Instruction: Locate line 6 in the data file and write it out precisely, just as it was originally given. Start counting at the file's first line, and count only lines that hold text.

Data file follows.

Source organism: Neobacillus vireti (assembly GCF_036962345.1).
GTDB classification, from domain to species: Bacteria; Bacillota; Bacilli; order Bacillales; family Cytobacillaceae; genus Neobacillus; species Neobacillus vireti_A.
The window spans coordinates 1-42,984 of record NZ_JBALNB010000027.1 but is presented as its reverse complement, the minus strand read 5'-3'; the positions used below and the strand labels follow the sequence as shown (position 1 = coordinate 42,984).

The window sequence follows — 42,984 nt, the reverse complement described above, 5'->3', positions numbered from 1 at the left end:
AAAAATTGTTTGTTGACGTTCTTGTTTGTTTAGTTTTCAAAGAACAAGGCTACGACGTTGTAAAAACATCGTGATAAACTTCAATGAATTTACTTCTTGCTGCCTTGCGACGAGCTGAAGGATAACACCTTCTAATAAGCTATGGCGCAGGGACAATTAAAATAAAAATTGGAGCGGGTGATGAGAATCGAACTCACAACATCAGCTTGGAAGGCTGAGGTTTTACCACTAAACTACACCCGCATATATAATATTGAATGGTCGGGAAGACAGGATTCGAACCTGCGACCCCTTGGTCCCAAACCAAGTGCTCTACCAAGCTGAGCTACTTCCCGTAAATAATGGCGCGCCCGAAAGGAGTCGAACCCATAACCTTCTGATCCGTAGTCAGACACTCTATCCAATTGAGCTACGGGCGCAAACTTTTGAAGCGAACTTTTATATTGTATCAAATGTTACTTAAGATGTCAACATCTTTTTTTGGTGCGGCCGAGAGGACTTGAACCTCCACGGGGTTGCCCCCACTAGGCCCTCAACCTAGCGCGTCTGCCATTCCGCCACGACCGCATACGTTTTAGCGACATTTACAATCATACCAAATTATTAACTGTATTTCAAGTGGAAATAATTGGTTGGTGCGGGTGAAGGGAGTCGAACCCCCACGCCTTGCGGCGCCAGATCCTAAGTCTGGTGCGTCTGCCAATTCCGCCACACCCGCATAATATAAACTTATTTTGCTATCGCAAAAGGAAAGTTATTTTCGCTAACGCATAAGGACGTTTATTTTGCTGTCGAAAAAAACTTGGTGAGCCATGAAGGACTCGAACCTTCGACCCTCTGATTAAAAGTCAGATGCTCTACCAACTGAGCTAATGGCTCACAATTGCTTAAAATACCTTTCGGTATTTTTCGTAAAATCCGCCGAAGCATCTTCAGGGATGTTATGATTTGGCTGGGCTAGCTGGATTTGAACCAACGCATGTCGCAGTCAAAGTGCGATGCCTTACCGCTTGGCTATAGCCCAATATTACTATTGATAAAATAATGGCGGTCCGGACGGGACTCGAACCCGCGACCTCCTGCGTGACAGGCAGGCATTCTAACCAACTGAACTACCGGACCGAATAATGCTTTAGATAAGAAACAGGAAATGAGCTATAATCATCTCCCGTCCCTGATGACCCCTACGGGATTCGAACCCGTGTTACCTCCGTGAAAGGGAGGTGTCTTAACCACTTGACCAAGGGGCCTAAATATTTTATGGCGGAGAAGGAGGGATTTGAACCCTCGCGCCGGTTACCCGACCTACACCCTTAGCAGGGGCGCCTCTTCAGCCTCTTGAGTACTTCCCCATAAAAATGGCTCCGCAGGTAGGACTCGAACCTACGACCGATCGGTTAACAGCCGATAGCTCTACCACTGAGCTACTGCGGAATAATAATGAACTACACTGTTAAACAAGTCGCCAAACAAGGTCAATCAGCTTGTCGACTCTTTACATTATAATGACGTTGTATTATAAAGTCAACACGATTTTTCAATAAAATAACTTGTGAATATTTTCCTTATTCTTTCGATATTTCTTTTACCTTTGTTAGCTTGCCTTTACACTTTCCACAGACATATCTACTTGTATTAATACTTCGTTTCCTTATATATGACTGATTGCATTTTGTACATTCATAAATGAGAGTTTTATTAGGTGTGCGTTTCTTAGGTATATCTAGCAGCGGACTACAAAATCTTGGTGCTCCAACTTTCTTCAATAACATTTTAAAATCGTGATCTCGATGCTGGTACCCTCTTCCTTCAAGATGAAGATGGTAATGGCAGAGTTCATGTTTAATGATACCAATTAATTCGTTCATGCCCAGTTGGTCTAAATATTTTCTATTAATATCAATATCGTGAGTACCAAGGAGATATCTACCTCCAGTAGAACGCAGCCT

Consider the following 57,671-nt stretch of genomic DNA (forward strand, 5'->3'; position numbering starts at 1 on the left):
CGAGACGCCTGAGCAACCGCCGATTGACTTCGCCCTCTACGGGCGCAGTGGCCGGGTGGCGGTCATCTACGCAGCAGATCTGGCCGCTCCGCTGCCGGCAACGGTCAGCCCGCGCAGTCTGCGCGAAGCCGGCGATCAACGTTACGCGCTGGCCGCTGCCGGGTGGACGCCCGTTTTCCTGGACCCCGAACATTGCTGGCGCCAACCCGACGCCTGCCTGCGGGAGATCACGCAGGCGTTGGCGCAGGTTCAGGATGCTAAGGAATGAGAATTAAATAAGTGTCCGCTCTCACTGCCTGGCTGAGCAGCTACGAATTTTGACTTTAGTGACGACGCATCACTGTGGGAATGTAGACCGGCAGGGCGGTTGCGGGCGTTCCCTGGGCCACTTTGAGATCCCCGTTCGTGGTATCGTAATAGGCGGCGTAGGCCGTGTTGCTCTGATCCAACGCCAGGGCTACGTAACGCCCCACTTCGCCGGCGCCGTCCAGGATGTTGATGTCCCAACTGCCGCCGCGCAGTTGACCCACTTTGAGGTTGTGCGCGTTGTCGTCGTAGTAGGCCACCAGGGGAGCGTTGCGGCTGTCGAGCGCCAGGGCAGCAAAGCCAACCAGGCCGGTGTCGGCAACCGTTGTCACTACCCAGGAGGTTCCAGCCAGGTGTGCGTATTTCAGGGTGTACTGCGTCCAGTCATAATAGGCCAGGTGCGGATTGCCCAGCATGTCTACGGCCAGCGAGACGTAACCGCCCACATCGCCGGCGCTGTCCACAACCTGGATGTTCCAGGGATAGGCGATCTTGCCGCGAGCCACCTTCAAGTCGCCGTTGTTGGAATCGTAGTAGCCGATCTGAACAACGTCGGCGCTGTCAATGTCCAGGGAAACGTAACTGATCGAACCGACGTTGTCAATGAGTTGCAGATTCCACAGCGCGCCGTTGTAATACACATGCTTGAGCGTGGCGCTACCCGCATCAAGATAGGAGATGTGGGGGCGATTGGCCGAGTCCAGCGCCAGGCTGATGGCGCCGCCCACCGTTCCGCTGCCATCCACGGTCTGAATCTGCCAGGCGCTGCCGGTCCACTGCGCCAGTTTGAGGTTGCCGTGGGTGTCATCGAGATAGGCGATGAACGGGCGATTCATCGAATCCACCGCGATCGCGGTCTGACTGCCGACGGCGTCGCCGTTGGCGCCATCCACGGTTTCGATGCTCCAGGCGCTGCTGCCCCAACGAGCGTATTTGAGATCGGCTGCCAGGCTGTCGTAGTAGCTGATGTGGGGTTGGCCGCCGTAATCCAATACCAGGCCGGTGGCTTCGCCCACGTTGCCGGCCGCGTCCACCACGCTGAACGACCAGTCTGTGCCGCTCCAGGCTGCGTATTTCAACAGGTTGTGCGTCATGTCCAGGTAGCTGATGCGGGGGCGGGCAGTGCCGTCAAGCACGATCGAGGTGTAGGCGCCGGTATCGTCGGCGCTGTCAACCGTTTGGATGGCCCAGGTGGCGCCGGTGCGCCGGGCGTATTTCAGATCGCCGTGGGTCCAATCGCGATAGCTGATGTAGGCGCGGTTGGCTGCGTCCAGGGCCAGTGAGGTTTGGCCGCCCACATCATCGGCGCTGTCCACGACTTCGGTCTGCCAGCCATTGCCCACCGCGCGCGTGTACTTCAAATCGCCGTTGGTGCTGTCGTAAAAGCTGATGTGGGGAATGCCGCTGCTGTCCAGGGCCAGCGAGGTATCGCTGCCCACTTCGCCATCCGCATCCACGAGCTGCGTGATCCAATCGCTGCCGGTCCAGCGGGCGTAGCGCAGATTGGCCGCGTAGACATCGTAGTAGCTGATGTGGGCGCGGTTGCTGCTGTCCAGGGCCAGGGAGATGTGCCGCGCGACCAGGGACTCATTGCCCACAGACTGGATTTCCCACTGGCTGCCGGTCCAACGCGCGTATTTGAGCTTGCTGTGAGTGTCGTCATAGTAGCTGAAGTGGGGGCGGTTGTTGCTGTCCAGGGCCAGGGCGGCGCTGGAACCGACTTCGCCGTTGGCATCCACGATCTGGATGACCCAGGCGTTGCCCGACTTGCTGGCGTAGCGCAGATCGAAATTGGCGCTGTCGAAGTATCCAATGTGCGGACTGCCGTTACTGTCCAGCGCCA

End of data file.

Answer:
Consider the following 57,671-nt stretch of genomic DNA (forward strand, 5'->3'; position numbering starts at 1 on the left):